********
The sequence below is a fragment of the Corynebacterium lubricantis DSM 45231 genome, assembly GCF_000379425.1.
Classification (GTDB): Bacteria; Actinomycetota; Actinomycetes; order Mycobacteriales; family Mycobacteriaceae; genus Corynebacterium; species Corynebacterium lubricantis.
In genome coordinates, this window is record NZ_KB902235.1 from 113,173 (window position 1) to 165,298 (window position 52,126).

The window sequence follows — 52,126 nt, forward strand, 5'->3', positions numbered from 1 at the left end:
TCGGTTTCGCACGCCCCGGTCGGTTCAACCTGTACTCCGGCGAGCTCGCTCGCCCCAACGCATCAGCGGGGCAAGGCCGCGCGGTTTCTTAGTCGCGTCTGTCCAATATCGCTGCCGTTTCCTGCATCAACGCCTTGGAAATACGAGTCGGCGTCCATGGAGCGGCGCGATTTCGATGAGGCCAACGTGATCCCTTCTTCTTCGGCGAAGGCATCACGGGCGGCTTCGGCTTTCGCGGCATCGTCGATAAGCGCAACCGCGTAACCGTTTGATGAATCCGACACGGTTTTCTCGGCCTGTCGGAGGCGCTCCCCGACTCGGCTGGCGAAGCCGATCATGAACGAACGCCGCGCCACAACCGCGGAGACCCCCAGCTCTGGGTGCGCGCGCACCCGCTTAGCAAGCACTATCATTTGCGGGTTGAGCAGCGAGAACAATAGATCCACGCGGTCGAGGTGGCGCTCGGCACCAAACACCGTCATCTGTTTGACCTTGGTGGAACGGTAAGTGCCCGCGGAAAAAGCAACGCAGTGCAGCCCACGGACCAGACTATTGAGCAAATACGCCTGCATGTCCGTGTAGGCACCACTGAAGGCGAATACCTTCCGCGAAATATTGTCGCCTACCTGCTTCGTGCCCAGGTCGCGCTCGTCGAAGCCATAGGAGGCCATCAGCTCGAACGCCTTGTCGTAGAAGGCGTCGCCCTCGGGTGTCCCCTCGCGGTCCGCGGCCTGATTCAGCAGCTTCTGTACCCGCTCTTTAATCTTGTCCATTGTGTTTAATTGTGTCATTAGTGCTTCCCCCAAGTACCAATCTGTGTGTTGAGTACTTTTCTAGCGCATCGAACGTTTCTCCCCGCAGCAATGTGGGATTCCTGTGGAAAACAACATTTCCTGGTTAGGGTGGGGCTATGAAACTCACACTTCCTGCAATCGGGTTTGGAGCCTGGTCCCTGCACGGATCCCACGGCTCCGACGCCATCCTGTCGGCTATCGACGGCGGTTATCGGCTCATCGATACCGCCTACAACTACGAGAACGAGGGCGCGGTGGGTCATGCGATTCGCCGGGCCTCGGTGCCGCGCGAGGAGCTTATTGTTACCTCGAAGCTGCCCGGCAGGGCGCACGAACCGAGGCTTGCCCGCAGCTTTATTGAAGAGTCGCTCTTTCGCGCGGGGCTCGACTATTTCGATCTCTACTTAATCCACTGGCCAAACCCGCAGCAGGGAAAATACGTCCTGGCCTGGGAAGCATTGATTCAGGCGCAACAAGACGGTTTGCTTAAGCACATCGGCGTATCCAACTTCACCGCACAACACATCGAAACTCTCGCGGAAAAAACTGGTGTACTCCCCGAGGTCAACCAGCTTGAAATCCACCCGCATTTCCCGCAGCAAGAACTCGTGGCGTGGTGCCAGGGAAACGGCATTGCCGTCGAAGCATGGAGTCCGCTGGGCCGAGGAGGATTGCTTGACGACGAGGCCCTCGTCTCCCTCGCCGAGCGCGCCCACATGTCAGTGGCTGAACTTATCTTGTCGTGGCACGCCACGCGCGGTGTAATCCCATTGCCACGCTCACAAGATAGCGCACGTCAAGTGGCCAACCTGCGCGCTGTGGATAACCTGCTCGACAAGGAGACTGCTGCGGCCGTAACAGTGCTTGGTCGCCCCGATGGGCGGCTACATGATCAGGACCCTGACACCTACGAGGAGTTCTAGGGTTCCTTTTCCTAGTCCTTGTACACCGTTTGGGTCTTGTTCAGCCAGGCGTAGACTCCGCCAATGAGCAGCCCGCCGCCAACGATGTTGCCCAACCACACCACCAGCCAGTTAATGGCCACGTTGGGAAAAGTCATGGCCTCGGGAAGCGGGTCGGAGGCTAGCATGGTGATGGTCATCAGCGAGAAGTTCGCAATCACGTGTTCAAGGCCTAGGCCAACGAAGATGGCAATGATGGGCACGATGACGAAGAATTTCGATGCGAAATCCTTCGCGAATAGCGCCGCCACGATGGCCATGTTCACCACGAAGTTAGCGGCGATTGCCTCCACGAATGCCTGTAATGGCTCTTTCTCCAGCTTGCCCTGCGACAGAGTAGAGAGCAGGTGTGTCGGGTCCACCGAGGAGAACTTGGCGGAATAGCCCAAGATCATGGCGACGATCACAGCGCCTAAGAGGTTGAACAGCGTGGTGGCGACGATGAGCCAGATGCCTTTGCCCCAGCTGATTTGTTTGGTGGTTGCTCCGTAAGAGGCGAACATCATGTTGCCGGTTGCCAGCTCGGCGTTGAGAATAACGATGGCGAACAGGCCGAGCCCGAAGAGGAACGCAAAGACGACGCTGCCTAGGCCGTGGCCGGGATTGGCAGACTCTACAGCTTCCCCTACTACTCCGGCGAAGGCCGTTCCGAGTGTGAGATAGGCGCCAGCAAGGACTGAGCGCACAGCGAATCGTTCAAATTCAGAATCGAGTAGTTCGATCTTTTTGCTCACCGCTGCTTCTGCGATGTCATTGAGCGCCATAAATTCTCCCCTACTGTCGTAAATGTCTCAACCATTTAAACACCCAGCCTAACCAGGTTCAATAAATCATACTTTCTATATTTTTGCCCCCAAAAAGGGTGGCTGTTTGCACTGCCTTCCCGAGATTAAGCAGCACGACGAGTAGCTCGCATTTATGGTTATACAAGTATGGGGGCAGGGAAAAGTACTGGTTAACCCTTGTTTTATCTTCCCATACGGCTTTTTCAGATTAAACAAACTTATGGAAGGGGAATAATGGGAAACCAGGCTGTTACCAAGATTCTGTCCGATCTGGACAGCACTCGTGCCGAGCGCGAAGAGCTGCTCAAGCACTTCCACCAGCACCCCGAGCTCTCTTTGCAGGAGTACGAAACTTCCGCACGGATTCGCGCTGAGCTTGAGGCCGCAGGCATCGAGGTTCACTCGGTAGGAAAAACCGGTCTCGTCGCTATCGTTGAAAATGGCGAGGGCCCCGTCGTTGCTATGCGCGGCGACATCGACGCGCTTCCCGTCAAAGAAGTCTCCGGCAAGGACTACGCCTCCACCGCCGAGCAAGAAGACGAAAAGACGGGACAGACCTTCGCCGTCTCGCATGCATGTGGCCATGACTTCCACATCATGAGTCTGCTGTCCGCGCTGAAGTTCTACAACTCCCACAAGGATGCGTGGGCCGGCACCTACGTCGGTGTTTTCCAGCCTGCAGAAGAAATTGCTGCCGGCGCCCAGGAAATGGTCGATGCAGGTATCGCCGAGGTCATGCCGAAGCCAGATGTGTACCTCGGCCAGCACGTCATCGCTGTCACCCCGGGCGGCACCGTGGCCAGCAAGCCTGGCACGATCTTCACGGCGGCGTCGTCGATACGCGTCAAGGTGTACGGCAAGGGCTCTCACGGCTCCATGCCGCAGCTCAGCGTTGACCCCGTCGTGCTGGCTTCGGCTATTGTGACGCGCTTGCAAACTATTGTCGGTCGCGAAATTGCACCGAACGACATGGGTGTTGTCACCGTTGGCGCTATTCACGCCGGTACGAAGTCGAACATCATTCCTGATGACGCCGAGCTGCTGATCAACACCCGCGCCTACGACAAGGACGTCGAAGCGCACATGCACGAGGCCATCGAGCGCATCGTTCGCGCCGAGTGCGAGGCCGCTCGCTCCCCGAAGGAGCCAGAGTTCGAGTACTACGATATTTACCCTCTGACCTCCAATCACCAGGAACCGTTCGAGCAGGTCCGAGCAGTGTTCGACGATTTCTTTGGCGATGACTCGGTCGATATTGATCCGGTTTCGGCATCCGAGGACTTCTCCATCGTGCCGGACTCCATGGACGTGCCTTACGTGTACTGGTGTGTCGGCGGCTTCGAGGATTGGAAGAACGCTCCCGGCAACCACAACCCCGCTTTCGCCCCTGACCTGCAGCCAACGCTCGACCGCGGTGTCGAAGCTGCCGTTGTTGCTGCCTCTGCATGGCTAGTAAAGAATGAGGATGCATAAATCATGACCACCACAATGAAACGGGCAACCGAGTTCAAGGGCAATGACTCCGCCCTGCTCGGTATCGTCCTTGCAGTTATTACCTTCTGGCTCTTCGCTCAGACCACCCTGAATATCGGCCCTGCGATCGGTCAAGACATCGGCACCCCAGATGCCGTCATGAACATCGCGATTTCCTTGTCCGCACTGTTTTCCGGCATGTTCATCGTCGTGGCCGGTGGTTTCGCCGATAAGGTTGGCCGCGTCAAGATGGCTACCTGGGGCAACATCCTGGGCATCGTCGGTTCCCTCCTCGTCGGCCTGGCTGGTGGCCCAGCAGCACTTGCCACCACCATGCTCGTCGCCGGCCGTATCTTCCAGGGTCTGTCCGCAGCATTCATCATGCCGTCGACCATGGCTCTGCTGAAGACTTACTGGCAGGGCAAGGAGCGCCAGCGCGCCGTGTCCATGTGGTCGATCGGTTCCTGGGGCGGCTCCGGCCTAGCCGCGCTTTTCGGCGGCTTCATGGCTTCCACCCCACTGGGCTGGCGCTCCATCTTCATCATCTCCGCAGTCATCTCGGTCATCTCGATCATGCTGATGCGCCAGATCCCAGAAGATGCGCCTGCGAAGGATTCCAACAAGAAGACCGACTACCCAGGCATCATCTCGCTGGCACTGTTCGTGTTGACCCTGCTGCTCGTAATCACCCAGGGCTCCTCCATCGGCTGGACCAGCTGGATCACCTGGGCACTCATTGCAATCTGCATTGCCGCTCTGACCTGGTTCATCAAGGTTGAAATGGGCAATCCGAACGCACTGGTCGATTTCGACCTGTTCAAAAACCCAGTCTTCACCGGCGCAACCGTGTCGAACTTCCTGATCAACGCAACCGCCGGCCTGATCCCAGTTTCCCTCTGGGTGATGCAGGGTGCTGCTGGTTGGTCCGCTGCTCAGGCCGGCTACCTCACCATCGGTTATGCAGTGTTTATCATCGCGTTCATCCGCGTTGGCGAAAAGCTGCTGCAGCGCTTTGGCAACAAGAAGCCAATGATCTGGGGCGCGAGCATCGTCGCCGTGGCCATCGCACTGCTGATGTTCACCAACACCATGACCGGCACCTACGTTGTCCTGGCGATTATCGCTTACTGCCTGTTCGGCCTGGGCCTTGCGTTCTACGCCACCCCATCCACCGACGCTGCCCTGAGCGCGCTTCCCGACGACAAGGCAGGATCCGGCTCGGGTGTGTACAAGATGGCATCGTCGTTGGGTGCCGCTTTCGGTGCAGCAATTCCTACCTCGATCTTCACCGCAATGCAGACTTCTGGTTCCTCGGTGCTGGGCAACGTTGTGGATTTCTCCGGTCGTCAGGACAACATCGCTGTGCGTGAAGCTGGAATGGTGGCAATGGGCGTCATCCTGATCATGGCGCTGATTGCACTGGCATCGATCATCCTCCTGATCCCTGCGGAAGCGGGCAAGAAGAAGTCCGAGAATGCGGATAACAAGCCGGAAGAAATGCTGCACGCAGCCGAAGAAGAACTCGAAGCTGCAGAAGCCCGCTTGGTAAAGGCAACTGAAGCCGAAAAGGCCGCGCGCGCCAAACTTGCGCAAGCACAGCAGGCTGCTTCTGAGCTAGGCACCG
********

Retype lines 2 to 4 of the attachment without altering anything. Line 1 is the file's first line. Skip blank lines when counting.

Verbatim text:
Classification (GTDB): Bacteria; Actinomycetota; Actinomycetes; order Mycobacteriales; family Mycobacteriaceae; genus Corynebacterium; species Corynebacterium lubricantis.
In genome coordinates, this window is record NZ_KB902235.1 from 113,173 (window position 1) to 165,298 (window position 52,126).

The window sequence follows — 52,126 nt, forward strand, 5'->3', positions numbered from 1 at the left end: